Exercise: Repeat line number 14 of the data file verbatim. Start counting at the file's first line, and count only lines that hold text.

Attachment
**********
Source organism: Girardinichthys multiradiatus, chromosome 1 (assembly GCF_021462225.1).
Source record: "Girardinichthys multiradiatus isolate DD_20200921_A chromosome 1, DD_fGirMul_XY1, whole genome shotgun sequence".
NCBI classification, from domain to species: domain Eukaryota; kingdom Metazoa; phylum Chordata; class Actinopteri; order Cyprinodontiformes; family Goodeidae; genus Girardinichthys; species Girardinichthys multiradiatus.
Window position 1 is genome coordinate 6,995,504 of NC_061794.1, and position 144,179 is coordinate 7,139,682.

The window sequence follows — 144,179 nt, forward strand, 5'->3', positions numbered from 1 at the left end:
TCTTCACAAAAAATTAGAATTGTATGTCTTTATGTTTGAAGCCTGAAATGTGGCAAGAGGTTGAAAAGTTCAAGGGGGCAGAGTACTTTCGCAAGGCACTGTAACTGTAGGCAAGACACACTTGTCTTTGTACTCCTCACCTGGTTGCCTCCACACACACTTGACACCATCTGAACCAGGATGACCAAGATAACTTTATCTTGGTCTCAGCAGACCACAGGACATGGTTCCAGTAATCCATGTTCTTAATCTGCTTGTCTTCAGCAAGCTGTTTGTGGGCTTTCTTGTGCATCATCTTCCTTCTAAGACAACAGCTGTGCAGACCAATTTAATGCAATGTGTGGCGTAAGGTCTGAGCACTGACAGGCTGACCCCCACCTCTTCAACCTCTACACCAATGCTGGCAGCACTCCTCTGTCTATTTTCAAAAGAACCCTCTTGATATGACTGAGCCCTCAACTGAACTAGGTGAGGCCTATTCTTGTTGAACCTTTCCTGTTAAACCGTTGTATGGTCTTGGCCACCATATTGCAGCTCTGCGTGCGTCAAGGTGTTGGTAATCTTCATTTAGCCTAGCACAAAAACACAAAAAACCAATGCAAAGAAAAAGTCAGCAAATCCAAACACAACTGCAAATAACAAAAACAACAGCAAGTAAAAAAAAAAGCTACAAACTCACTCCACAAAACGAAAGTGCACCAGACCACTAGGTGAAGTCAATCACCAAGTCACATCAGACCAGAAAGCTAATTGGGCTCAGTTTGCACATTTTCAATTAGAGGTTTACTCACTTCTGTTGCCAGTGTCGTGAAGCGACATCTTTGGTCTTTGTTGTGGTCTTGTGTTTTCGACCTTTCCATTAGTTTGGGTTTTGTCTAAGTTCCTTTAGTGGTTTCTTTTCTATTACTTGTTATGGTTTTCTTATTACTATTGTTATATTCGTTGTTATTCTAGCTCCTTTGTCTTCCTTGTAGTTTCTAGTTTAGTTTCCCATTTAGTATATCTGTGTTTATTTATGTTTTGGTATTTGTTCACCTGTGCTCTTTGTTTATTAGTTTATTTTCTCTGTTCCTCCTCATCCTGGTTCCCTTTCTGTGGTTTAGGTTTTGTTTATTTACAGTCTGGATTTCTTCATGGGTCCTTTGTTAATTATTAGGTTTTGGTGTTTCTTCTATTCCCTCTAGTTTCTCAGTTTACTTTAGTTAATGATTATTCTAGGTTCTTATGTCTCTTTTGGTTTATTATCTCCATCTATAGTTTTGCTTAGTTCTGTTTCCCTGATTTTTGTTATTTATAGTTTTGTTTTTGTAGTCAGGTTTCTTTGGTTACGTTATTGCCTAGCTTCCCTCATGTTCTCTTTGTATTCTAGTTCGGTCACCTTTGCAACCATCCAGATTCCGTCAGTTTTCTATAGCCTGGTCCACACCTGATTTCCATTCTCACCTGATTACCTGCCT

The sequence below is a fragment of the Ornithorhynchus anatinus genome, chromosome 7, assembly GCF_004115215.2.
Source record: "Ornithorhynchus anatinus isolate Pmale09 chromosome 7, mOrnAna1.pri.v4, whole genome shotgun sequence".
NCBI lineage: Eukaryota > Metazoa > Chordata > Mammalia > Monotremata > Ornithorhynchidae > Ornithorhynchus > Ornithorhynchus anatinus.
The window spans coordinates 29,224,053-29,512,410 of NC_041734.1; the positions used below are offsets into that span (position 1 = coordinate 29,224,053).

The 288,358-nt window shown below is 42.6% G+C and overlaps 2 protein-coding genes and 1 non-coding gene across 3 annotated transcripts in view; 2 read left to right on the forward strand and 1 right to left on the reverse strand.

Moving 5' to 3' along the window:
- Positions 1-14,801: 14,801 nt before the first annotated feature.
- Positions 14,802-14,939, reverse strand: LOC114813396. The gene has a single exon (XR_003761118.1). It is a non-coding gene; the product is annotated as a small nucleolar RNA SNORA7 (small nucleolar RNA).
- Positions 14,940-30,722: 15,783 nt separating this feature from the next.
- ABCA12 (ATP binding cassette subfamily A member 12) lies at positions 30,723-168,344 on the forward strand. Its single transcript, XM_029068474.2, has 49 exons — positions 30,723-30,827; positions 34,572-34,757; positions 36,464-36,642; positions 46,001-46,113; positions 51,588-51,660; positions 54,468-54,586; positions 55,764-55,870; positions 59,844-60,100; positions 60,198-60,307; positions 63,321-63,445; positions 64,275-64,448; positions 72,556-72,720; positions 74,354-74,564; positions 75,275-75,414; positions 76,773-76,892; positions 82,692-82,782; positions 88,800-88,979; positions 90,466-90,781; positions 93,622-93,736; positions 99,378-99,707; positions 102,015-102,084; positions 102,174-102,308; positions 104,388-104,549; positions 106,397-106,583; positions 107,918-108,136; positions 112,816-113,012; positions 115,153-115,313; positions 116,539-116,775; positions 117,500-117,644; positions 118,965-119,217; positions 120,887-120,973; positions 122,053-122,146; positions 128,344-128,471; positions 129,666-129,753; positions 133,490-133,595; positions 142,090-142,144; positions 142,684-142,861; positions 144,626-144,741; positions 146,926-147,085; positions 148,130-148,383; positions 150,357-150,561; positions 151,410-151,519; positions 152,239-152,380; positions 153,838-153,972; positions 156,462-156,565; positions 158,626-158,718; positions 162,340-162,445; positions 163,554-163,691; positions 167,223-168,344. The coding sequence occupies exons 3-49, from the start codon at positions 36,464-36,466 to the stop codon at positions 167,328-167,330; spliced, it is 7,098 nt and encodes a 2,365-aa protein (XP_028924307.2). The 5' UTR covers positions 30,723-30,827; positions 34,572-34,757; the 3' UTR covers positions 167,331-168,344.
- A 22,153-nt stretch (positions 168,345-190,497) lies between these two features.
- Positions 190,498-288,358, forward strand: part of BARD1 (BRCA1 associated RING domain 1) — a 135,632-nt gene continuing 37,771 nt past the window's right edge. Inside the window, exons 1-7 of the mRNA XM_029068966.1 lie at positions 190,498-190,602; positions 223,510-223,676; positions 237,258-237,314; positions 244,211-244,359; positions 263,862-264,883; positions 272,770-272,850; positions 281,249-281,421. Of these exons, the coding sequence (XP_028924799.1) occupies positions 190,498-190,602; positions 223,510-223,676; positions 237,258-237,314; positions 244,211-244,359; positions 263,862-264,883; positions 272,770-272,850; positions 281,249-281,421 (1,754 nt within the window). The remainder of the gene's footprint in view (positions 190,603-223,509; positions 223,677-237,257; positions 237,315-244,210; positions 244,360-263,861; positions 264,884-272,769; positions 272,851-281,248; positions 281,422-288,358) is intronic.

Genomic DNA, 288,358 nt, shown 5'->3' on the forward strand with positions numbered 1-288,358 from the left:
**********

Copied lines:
- Positions 14,802-14,939, reverse strand: LOC114813396. The gene has a single exon (XR_003761118.1). It is a non-coding gene; the product is annotated as a small nucleolar RNA SNORA7 (small nucleolar RNA).